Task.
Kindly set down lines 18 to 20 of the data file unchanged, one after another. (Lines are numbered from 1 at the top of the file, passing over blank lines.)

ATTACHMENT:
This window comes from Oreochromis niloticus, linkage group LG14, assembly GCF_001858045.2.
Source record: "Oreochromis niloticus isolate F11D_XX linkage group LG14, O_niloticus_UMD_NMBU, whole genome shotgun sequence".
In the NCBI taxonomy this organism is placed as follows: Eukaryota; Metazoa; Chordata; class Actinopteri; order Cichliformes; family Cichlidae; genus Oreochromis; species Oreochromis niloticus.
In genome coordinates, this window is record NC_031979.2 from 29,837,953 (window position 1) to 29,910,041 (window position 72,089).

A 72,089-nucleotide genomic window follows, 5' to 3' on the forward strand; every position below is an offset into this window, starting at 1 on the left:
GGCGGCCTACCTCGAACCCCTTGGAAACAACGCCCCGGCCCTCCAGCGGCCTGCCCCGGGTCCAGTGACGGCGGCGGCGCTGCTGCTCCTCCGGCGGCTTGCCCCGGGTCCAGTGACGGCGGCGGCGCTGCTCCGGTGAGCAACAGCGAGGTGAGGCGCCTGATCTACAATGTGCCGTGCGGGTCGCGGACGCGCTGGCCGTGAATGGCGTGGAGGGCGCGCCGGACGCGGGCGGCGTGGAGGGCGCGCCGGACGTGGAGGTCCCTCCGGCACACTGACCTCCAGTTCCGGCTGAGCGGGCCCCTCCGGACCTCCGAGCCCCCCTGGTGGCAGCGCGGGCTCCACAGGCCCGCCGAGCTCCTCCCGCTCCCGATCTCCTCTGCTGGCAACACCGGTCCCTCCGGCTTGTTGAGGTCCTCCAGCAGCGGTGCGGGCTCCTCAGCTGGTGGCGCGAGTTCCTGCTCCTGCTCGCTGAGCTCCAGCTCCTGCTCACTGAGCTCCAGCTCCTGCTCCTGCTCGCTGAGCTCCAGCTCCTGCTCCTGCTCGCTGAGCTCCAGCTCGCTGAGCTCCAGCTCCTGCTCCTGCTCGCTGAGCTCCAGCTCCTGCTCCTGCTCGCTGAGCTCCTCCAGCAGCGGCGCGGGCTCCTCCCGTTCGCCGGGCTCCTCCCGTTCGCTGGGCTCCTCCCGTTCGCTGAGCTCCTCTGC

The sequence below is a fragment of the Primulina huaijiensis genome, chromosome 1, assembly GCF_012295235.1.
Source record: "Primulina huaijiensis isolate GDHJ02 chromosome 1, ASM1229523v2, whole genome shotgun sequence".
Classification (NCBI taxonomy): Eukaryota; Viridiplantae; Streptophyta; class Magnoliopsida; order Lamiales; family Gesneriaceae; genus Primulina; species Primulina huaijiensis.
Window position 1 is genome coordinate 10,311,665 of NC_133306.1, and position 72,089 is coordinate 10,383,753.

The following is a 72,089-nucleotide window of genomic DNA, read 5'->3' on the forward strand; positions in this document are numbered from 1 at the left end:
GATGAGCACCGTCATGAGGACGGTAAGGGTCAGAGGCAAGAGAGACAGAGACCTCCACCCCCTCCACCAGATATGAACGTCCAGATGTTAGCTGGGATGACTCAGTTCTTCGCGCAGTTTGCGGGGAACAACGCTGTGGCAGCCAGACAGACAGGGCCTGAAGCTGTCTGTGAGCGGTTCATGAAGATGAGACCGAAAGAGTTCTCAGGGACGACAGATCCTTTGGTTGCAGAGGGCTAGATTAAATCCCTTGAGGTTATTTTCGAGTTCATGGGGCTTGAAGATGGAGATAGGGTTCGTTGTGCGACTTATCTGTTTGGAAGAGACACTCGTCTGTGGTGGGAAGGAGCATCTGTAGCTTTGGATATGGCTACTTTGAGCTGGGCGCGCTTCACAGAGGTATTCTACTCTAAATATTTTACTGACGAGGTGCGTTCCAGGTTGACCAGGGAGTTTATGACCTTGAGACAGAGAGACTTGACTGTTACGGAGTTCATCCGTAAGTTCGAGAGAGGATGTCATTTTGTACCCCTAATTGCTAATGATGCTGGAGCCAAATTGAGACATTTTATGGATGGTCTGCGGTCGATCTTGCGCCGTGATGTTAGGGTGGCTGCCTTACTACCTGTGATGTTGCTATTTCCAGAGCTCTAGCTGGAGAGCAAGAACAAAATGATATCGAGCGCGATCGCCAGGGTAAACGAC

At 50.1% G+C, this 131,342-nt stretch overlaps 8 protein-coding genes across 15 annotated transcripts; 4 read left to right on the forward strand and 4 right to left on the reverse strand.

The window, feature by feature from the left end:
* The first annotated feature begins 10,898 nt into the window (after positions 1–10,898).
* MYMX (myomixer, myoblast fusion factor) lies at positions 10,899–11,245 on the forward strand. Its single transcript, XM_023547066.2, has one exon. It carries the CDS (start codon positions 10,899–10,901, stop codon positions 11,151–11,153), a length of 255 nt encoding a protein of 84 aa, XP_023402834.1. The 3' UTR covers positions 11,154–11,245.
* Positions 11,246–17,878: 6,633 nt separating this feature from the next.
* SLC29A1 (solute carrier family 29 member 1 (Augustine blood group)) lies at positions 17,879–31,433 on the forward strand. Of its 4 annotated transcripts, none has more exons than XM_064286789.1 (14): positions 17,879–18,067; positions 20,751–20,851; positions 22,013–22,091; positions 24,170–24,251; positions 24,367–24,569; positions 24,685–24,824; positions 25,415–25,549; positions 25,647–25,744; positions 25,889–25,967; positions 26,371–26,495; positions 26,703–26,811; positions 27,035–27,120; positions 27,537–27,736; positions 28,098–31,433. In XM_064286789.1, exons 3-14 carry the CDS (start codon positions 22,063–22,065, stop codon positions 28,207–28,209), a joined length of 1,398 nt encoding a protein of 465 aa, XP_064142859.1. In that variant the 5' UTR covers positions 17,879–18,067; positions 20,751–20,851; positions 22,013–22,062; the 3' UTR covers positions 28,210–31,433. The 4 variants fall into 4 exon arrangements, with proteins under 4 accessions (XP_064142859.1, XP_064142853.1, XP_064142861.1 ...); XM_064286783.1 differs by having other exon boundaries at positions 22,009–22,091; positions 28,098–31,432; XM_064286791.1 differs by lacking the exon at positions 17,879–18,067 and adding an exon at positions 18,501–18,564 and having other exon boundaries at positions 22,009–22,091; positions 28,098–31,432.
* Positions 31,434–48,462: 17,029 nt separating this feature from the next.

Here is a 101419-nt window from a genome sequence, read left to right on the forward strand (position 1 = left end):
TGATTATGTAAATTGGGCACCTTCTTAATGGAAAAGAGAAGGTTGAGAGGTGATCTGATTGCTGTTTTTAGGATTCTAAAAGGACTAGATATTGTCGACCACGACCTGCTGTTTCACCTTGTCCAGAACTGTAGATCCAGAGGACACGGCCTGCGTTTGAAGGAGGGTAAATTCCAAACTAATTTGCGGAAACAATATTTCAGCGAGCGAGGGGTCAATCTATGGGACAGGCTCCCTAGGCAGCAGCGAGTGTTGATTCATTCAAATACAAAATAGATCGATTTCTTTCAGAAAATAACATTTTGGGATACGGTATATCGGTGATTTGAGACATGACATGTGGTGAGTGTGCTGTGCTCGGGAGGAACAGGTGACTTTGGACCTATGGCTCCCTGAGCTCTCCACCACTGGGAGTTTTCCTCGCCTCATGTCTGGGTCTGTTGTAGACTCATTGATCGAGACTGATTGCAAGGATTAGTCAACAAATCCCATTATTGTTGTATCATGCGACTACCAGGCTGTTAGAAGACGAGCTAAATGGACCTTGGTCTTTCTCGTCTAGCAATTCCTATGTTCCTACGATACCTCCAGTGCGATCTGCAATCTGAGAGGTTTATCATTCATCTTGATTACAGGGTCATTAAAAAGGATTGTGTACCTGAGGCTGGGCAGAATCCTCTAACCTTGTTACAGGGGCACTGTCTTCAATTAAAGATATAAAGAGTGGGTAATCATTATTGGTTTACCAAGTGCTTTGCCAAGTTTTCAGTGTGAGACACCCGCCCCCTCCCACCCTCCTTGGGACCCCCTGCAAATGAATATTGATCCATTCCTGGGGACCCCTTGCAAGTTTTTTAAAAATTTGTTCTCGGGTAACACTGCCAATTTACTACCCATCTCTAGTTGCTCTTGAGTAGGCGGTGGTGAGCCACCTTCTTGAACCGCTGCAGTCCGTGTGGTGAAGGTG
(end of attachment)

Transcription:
* SLC29A1 (solute carrier family 29 member 1 (Augustine blood group)) lies at positions 17,879–31,433 on the forward strand. Of its 4 annotated transcripts, none has more exons than XM_064286789.1 (14): positions 17,879–18,067; positions 20,751–20,851; positions 22,013–22,091; positions 24,170–24,251; positions 24,367–24,569; positions 24,685–24,824; positions 25,415–25,549; positions 25,647–25,744; positions 25,889–25,967; positions 26,371–26,495; positions 26,703–26,811; positions 27,035–27,120; positions 27,537–27,736; positions 28,098–31,433. In XM_064286789.1, exons 3-14 carry the CDS (start codon positions 22,063–22,065, stop codon positions 28,207–28,209), a joined length of 1,398 nt encoding a protein of 465 aa, XP_064142859.1. In that variant the 5' UTR covers positions 17,879–18,067; positions 20,751–20,851; positions 22,013–22,062; the 3' UTR covers positions 28,210–31,433. The 4 variants fall into 4 exon arrangements, with proteins under 4 accessions (XP_064142859.1, XP_064142853.1, XP_064142861.1 ...); XM_064286783.1 differs by having other exon boundaries at positions 22,009–22,091; positions 28,098–31,432; XM_064286791.1 differs by lacking the exon at positions 17,879–18,067 and adding an exon at positions 18,501–18,564 and having other exon boundaries at positions 22,009–22,091; positions 28,098–31,432.
* Positions 31,434–48,462: 17,029 nt separating this feature from the next.

Here is a 101419-nt window from a genome sequence, read left to right on the forward strand (position 1 = left end):